How To Pack School Lunches Your Kids Will Actually Eat

We have shared a few ideas for making your child's packed lunch a bit more exciting this school term.  Whether you decide to go full out with the delights of cute bento boxes or just want to change up the ubiquitous sandwich for something more exciting, there are lots of ways you can try to ensure you are packing lunches your kids will actually eat.

Packed lunches are a great option when your child isn’t too fond of what the school has to offer or you want a little more control over what your child is eating.  But of course, packing a lunch every day doesn’t do any good if your child doesn’t eat it or ends up trading most of it away for junk food. The key then is to find things that your child loves and enjoys eating, that aren't unhealthy.

Why aren't they eating it?

If your child brings home a large part of their lunch every day, the first thing to do is find out why.  This can be incredibly frustrating but there may be a variety of reasons why your child does not eat all the food in their lunch box.

Try to find out if one of these reasons is behind the refusal:

  • The lunch box itself - is it difficult to open?  Doesn't keep the food fresh enough?  Is too different to their friends' lunch boxes.
  • Boredom - they're fed up with the same lunch every day.  To counteract this try to pack something different each day.  Try alternatives to sandwiches or start making up bento boxes for fun.
  • It's too much.  So cut back!  You may feel guilty sending your child to school with a half-empty lunch box, but if they won't actually eat it you're throwing money away.  Even just sending half a sandwich and more fruit and veg bits may make a difference.
  • Too dry - if they say the filling is too dry, try leaving a sandwich uncut.  Some fillings like dips or peanut butter may stay fresher this way.
  • If your child's appetite seems small, offer smaller servings. For example, half a sandwich might be more appropriate than a whole one.
  • Too sticky - some children hate to get sticky hands.  At school they might not be able to pop out to wash their hands as they would at home, so serve fruit with a small fork or spork, or leave the oranges and soft fruit out of their lunch box.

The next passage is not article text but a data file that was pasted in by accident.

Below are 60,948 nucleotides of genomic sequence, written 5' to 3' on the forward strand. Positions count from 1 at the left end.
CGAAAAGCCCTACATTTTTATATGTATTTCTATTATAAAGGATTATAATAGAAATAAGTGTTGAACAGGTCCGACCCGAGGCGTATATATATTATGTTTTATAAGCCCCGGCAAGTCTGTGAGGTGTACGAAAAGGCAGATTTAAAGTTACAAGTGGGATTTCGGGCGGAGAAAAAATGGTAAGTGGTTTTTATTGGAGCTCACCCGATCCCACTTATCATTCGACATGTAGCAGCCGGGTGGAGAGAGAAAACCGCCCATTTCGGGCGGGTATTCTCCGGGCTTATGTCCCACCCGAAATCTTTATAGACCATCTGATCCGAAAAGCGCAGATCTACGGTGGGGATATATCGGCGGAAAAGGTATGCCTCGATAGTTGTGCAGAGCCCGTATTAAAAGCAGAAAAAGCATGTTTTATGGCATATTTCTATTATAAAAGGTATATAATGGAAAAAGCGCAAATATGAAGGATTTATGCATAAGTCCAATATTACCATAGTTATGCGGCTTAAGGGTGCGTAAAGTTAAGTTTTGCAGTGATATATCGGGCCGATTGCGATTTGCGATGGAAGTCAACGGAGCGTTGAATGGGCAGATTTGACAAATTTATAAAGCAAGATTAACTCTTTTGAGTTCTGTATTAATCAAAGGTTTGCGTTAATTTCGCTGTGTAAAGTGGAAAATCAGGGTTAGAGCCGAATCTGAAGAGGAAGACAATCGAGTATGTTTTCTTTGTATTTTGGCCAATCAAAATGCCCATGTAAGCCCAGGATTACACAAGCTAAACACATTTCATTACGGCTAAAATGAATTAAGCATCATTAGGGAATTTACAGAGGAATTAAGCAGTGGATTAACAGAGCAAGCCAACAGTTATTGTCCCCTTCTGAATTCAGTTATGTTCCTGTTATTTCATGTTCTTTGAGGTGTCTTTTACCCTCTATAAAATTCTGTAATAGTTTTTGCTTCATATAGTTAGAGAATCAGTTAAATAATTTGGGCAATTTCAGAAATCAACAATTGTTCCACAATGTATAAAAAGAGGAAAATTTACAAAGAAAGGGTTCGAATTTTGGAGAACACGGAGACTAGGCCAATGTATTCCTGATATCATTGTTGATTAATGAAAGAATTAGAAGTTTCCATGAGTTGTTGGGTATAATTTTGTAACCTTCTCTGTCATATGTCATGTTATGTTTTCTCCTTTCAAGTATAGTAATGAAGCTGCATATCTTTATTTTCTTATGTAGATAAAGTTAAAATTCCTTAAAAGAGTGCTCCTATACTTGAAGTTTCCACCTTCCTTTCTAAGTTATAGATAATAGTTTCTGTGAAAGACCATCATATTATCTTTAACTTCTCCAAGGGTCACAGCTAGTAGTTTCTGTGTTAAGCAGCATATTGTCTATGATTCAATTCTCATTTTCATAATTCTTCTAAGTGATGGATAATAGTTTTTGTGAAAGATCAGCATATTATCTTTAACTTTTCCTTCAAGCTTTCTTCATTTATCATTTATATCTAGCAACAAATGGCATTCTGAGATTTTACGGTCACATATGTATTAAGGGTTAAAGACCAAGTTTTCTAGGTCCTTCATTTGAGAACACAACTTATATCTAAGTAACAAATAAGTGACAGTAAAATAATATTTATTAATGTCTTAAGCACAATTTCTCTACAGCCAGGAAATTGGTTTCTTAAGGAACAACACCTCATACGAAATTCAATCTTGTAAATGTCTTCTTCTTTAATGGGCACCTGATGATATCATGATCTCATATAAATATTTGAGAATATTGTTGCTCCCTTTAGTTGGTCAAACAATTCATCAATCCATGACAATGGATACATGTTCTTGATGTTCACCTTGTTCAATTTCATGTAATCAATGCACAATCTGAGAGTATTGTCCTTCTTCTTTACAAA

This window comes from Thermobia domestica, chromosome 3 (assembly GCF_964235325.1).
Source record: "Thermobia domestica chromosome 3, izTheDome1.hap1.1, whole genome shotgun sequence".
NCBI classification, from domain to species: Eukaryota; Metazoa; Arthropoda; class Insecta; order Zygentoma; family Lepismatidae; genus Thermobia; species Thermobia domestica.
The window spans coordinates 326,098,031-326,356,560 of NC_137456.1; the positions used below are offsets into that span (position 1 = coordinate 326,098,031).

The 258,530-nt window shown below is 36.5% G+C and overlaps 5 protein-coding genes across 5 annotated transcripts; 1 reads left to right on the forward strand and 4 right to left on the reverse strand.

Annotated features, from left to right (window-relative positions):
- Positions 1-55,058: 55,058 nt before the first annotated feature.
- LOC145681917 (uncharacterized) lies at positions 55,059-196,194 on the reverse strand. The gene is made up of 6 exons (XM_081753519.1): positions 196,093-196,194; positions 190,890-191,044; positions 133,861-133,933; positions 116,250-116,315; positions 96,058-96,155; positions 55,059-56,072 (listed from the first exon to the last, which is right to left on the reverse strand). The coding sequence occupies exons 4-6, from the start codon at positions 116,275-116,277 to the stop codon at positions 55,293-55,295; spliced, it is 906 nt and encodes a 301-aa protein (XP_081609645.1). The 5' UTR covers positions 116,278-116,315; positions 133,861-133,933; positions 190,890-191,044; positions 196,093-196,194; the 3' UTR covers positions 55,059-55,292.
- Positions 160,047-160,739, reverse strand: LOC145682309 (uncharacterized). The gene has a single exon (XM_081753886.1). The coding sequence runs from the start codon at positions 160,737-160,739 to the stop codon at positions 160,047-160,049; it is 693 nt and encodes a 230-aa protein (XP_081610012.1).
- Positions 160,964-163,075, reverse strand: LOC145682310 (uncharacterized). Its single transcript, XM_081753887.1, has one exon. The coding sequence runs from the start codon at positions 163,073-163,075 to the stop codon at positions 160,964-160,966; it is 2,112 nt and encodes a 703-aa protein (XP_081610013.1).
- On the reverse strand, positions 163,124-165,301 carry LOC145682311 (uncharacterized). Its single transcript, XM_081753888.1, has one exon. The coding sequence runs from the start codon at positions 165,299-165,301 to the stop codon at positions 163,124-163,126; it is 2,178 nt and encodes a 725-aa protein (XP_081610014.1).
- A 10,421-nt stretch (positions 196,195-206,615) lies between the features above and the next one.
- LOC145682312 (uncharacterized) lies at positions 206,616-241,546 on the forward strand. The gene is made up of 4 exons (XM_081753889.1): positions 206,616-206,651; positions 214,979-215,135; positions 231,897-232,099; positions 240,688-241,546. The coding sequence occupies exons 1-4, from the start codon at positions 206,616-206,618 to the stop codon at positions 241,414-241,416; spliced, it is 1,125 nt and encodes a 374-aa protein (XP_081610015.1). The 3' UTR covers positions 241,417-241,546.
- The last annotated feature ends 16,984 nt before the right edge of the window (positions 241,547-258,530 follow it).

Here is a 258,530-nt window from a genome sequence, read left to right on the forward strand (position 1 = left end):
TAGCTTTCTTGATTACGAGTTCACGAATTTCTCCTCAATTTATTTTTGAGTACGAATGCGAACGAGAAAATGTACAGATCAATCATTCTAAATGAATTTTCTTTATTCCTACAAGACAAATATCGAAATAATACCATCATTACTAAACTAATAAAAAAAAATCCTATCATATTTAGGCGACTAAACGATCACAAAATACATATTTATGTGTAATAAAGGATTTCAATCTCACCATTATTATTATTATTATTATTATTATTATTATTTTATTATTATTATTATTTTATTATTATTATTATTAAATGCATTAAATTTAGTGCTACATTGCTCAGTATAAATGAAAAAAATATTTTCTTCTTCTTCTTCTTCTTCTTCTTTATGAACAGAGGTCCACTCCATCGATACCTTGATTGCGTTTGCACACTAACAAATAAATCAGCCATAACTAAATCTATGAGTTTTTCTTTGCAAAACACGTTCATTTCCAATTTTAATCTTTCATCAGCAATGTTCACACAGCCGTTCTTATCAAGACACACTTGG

• Make other meals count.  If nothing works despite your best efforts then focus on providing a good, nutritious balance of foods at breakfast and dinner, and be ready after school with healthy snacks.  Trust that your child will eat when they're hungry.

How can I get my child to eat better?

The best place to start is to get your child involved.  Depending on the age of your kids, you could even put them in charge of making their own lunches.  Being in charge of packing their own lunch helps to give kids some responsibility, and also hopefully means they have food they will actually eat.

Start by talking to your kids about what they want in their lunch box.  Make a list of options and then head to the supermarket so you have everything you need for the next week of school.  Getting the kids as involved as possible will make sure that they end up with lunches they will actually eat.

For older kids that may mean making their own lunches in their entirety, under your supervision of course.  Younger children can help too.  Even nursery aged children can wash grapes and put them into a container, or pick a snack for their lunch box.

Work on packing lunches together

Get kids of all ages involved in cooking and baking, particularly making snacks and cakes - at least they'll be healthier than shop bought!  Plus kids can learn so much through baking, and they'll love it!

Try one of these delicious recipes for something different:

Sweetcorn lunch muffins
Nutella crumblies
Fairy cakes
Banana and chocolate chip loaf
Blueberry muffins
Blackberry and raspberry upside down cake

It might help to get into the habit of making lunches together the night before.  Over time you can give the kids more and more responsibility for their lunches.  This alone will help make sure they eat what they've packed.  After all, it’s the lunch they made.  Along the way you’re teaching them independence and important life skills too.

Don't be too worried

Of course, you want to encourage your kids to pack and eat healthy foods.  But insisting on all healthy, organic food options all the time may not be your best strategy.  Strike a balance and make compromises.  If your kids pack and eat a healthy wrap or salad for example, let them have some cookies or a healthy cupcake for dessert.

It's all about teaching them to make good choices, but don’t freak out if they decide to pack some crisps or a pack of tiny Oreos.  Your goal is to get them to eat fairly healthy and make smart food choices, not restrict all access to junk food, causing them to trade with friends for forbidden treats.

Related posts:

How to Get Creative with Bento Lunches
Simple Tips for Making Packed Lunches Easy
Back to School Lunches: Go Beyond the Sandwich

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